Across the dunes and salt margins of Aberlady Bay darkness advances swiftly. There are no roses or carnations in the sunset, only chrysanthemums, russet and old gold like the drapes of a stately bedroom. A constant wind has blown all day. It comes from the west but carries the crystalline bite of winter. It whips the expanse of grey grasses into waves that mimic the sea. The tide is on the full and the sea is foaming, booming. Gulls lift from the rocks and are hurled away instantly.
Inland the dry wood of buckthorn bushes rattles and creaks. It looks dead but the stems are heavy with orange berries that glow unnaturally bright in the failing light. As I pass I send up flocks of feeding winter thrushes, clacking fieldfares that the wind quickly scatters. Higher still and there are geese; hundreds of birds in undisciplined squadrons that have risen as one from nearby fields. There are no syllables in human speech that accurately express their calling. Perhaps they sing of the Sagas of the far north.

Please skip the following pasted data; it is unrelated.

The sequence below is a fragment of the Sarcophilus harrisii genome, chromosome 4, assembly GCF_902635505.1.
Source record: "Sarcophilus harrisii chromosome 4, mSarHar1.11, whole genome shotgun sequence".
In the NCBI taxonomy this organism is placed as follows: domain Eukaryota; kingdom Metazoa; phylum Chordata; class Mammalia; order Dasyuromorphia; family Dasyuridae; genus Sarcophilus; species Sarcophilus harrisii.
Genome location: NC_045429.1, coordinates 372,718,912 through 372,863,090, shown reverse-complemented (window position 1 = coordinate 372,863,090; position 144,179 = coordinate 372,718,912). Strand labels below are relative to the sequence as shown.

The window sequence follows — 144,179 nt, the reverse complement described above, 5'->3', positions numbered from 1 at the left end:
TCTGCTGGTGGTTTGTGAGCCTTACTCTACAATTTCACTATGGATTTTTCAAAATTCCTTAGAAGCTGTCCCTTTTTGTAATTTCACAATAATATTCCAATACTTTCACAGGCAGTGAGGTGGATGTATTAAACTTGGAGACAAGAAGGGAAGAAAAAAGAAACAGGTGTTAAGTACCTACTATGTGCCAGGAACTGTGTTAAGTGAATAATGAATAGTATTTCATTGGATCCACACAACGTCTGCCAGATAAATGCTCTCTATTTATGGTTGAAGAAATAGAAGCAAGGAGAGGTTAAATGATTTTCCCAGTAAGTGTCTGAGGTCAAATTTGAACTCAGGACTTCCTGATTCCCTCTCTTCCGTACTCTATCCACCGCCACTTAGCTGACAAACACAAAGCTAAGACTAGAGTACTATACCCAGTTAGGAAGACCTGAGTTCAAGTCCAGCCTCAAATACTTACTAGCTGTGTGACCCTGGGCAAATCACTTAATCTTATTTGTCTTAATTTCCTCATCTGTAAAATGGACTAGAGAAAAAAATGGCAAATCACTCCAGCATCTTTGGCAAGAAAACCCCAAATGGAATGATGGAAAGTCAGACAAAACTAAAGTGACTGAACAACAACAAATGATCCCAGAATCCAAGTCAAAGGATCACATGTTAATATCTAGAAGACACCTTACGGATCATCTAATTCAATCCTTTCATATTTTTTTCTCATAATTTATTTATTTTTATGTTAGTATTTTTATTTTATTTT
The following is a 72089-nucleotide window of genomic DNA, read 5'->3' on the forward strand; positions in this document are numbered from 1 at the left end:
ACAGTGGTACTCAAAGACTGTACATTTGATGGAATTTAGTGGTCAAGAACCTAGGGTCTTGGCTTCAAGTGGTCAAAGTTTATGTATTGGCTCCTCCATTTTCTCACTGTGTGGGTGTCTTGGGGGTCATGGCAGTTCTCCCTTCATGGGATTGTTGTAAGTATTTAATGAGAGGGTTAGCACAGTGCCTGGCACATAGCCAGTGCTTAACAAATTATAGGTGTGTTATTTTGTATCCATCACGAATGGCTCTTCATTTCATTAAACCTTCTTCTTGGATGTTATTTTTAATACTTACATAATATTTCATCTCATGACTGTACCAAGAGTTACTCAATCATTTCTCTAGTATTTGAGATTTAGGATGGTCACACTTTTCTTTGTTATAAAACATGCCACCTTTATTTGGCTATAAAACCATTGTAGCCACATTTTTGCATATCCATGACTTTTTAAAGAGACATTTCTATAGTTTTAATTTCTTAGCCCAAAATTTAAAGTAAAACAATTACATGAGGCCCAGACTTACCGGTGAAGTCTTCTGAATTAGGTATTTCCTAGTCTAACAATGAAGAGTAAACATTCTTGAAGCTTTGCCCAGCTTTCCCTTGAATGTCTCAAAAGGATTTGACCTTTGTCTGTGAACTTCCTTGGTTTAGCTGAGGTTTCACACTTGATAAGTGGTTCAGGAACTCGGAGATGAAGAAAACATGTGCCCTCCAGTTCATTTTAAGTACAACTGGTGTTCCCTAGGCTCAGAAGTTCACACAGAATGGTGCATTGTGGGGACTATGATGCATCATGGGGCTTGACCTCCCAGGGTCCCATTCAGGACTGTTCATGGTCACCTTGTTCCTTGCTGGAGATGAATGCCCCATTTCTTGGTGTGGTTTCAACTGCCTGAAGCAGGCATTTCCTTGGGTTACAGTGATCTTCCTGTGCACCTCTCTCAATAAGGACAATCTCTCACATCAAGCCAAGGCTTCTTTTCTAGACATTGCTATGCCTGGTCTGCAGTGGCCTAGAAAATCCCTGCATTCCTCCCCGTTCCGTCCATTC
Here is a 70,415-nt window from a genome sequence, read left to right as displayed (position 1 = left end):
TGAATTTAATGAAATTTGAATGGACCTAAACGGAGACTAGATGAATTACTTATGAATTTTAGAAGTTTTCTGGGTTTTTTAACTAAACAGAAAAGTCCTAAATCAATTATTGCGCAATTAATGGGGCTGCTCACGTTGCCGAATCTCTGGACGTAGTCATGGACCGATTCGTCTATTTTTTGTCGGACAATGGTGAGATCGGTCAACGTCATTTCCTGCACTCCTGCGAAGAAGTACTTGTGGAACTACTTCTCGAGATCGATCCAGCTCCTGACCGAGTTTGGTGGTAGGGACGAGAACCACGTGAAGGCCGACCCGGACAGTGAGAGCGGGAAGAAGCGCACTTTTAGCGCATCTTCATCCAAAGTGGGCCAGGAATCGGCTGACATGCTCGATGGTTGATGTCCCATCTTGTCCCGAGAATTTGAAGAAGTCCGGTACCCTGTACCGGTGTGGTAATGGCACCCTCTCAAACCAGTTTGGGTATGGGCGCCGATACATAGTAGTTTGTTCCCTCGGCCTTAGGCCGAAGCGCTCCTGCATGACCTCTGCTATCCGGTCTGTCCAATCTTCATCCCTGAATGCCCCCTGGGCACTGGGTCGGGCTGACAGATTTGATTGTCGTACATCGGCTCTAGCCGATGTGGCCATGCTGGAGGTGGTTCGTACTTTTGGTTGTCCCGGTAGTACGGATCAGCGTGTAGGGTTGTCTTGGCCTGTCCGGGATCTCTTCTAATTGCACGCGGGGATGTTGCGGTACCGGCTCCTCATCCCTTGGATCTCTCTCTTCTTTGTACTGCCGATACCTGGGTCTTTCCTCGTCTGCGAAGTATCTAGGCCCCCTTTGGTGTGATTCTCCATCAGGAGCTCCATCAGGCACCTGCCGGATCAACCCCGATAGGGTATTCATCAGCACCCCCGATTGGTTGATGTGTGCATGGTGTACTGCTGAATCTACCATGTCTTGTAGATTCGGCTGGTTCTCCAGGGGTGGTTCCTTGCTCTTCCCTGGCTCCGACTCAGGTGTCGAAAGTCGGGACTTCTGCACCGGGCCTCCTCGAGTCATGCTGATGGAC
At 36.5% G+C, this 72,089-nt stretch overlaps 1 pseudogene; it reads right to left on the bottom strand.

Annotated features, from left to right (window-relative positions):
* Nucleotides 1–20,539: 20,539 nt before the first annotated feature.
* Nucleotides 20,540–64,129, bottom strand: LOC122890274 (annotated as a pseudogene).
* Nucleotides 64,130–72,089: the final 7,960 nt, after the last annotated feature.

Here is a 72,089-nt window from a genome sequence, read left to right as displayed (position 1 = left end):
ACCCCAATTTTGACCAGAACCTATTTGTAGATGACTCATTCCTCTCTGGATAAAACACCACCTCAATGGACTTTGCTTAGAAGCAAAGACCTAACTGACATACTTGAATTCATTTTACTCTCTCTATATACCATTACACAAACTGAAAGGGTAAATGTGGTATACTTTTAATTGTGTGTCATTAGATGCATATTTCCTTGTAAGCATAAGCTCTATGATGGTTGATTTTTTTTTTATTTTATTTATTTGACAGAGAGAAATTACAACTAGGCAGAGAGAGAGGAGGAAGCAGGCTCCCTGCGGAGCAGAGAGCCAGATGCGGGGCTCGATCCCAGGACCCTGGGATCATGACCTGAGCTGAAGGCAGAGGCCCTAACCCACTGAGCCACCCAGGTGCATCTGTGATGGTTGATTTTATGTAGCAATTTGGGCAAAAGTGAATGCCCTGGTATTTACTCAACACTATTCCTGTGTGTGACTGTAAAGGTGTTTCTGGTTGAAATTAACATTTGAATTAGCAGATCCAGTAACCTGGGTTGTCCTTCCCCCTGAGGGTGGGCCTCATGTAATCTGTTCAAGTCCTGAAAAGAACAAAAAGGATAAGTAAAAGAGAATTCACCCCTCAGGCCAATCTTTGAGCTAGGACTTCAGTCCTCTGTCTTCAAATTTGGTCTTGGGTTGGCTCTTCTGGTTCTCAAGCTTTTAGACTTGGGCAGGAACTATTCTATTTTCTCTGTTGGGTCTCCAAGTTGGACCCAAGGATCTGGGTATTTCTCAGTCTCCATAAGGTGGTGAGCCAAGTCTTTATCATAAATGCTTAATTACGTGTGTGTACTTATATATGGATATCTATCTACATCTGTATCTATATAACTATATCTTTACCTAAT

The moon is barely two days old. It is the closing bracket of a parenthesis written in stars as yet unseen across the heavens. Occasionally the wind brings a shrill, panicky piping of oystercatchers and the liquid notes of a solitary curlew. Around here they are still called by their old name by some folk; whaups. It captures their plaintive fluting exactly. Our predecessors knew a thing or two about birds. Back at the car my face glows from the flaying wind and there is salt on my lips.
I offer these pictures with love to my dearest friend J. Yesterday her mother died after a long and, at times, bloody-minded battle with illness. J has flown over the sea to be with her. The end of a day is not the end of all days.